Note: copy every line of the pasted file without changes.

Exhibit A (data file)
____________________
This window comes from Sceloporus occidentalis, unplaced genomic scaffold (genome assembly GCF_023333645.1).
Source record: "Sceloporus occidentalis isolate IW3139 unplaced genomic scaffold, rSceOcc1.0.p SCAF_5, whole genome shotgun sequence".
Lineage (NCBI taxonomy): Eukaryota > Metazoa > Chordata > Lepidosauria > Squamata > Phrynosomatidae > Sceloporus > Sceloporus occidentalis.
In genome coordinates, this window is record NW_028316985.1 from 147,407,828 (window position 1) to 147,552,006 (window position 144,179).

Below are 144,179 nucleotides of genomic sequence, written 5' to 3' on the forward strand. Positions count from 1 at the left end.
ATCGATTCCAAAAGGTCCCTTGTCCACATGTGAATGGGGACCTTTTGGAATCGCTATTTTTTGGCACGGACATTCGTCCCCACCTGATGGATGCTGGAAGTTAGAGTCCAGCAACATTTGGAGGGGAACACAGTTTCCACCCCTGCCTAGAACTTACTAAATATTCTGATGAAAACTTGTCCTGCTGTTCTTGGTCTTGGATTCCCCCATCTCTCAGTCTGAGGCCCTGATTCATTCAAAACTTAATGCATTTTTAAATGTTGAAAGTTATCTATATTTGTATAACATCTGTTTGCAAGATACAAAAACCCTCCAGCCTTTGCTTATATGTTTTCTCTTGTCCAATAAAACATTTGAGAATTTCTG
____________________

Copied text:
This window comes from Sceloporus occidentalis, unplaced genomic scaffold (genome assembly GCF_023333645.1).
Source record: "Sceloporus occidentalis isolate IW3139 unplaced genomic scaffold, rSceOcc1.0.p SCAF_5, whole genome shotgun sequence".
Lineage (NCBI taxonomy): Eukaryota > Metazoa > Chordata > Lepidosauria > Squamata > Phrynosomatidae > Sceloporus > Sceloporus occidentalis.
In genome coordinates, this window is record NW_028316985.1 from 147,407,828 (window position 1) to 147,552,006 (window position 144,179).

Below are 144,179 nucleotides of genomic sequence, written 5' to 3' on the forward strand. Positions count from 1 at the left end.
ATCGATTCCAAAAGGTCCCTTGTCCACATGTGAATGGGGACCTTTTGGAATCGCTATTTTTTGGCACGGACATTCGTCCCCACCTGATGGATGCTGGAAGTTAGAGTCCAGCAACATTTGGAGGGGAACACAGTTTCCACCCCTGCCTAGAACTTACTAAATATTCTGATGAAAACTTGTCCTGCTGTTCTTGGTCTTGGATTCCCCCATCTCTCAGTCTGAGGCCCTGATTCATTCAAAACTTAATGCATTTTTAAATGTTGAAAGTTATCTATATTTGTATAACATCTGTTTGCAAGATACAAAAACCCTCCAGCCTTTGCTTATATGTTTTCTCTTGTCCAATAAAACATTTGAGAATTTCTG